Confederates in the Attic Essay

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Confederates in the Attic As Tony Horwitz illustrates in Confederates in the Attic, the Civil War is far from over. Horwitz, determined to find the answers to this conflict, treks through the South, seeking to explain man's longtime obsession with a war that divided the nation. Talking to historians and Civil War reenactors of all kinds, he finds that people are still divided today when it comes to the war and present issues in society. He collects a vast amount of data, which proves to make things very difficult in drawing a general conclusion. Horwitz learns how differently the south views the war, discovers the way in which people use history to suit their own needs, and explores issues of race. Horwitz begins his…show more content…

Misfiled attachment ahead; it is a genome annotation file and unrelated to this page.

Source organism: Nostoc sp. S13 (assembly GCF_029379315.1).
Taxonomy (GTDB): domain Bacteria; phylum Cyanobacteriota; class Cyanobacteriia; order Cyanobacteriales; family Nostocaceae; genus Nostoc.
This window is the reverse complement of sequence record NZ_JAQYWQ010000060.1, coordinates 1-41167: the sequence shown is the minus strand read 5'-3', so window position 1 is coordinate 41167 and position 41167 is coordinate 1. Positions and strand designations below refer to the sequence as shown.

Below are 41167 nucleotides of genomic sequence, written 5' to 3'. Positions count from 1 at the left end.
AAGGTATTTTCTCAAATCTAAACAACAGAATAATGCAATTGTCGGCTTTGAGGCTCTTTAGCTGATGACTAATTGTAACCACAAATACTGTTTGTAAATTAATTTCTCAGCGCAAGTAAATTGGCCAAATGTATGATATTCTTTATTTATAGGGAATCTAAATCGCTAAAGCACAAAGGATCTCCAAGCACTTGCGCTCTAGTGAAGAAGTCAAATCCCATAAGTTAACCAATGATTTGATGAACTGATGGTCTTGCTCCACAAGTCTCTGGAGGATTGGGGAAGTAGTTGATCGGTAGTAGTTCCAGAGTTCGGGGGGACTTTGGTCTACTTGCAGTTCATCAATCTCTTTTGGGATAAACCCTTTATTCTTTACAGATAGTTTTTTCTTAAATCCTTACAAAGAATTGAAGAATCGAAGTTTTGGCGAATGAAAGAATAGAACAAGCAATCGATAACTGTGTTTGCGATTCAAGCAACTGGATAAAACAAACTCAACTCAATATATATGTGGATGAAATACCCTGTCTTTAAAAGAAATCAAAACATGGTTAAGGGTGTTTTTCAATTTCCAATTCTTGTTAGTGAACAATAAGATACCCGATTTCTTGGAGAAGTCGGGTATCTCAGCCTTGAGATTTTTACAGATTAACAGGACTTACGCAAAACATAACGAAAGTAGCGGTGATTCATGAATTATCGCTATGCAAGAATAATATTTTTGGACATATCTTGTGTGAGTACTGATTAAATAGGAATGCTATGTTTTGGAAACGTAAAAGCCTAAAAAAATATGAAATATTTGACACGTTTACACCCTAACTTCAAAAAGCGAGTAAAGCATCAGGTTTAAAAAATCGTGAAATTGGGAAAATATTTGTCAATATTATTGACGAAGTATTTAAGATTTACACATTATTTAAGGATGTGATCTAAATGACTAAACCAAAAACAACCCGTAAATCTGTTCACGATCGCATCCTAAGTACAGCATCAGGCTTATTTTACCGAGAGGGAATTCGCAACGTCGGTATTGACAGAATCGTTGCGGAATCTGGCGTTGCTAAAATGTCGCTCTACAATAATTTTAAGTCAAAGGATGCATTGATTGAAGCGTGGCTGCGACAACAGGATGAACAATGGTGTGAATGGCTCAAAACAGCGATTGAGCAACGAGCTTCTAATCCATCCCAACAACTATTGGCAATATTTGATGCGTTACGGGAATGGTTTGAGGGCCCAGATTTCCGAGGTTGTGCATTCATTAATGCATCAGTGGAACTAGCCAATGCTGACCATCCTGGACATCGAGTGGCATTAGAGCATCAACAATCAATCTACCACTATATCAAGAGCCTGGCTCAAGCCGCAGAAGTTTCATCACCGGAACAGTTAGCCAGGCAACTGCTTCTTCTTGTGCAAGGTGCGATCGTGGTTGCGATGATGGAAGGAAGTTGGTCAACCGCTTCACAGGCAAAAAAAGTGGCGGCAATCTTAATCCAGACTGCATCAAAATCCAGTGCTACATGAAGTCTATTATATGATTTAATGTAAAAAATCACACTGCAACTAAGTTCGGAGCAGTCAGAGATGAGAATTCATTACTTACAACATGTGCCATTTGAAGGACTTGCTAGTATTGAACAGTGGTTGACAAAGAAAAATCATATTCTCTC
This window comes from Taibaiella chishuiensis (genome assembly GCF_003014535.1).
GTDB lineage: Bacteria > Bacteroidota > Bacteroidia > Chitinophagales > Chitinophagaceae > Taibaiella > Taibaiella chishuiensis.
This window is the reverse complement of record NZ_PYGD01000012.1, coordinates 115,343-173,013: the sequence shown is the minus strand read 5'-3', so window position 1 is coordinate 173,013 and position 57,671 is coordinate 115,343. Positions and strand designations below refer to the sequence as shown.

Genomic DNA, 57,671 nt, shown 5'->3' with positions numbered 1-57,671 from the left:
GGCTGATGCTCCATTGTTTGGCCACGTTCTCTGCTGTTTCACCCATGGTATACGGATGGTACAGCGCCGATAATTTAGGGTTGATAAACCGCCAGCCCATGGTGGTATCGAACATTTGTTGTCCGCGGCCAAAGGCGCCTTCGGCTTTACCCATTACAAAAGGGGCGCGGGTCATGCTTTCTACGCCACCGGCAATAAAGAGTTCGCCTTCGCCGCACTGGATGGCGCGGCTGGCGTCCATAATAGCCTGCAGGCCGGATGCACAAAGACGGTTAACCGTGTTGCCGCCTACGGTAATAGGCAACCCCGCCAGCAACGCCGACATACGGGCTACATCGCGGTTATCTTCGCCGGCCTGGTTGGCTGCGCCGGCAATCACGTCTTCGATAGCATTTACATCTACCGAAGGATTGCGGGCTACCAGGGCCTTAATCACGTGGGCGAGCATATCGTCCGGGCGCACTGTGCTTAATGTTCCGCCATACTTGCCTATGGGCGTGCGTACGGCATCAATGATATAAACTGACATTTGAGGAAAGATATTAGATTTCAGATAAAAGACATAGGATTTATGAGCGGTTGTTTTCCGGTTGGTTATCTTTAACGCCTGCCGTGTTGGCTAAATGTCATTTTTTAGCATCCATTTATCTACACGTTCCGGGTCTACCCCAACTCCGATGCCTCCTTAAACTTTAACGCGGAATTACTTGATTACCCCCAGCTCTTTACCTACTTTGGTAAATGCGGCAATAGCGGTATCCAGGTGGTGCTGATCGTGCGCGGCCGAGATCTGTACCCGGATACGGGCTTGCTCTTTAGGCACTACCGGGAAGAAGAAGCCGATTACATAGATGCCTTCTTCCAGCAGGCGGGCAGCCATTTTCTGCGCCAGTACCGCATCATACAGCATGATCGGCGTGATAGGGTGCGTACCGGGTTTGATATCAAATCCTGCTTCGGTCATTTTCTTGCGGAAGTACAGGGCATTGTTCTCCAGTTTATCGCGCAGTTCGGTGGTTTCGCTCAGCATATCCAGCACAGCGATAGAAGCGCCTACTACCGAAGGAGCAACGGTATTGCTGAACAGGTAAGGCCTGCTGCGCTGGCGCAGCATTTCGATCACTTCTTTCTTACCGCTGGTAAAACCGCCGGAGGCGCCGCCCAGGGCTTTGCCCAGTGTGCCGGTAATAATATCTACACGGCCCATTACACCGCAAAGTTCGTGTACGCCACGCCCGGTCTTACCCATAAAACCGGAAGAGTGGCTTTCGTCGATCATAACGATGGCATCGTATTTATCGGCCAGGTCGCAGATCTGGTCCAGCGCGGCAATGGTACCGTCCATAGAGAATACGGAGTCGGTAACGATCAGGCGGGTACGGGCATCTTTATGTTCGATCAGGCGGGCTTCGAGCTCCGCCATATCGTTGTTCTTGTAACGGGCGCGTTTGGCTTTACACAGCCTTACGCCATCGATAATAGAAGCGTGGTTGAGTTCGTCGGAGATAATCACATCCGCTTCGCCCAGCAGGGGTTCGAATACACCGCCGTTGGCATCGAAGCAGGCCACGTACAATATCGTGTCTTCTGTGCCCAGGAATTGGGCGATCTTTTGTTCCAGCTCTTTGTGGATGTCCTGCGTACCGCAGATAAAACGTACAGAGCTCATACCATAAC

It seems that each individual has developed his or her own take on the Civil War. The question is, have people taken the creation of a fantasy world to an extreme? This extreme fairy tale world is presented at the beginning of Horwitz journey, as we meet Robert Hodge and rest of his "hardcore" friends. These men live and breathe the Civil War, devoting their lives to reenacting battles and the lives of those who fought in the war. Hodge is notorious for his ability to imitate a dead, bloated Civil War corpse. He is encouraged to show everyone his "bloating," working hard to stay in character all the time. The men take pride in losing excessive amounts of weight and following the ways of Civil War soldiers to an extreme. In a way, it can be said that these men use the war to suit their own needs in the present. Some reenactors avoid the issue of slavery all together, recreating and romanticizing battles to fulfill their Civil War obsession. While many of the men respect and honor the history they reenact, some use is as a way to elude the past and rearrange the present. Horwitz meets a park historian named Stacey Allen, who says that every generation since the war has appeared to have a different view of the battle. Allen said the veterans themselves used more of a Victorian prose, citing and sacrifice rather than death and injury. The next generation didn't go much into
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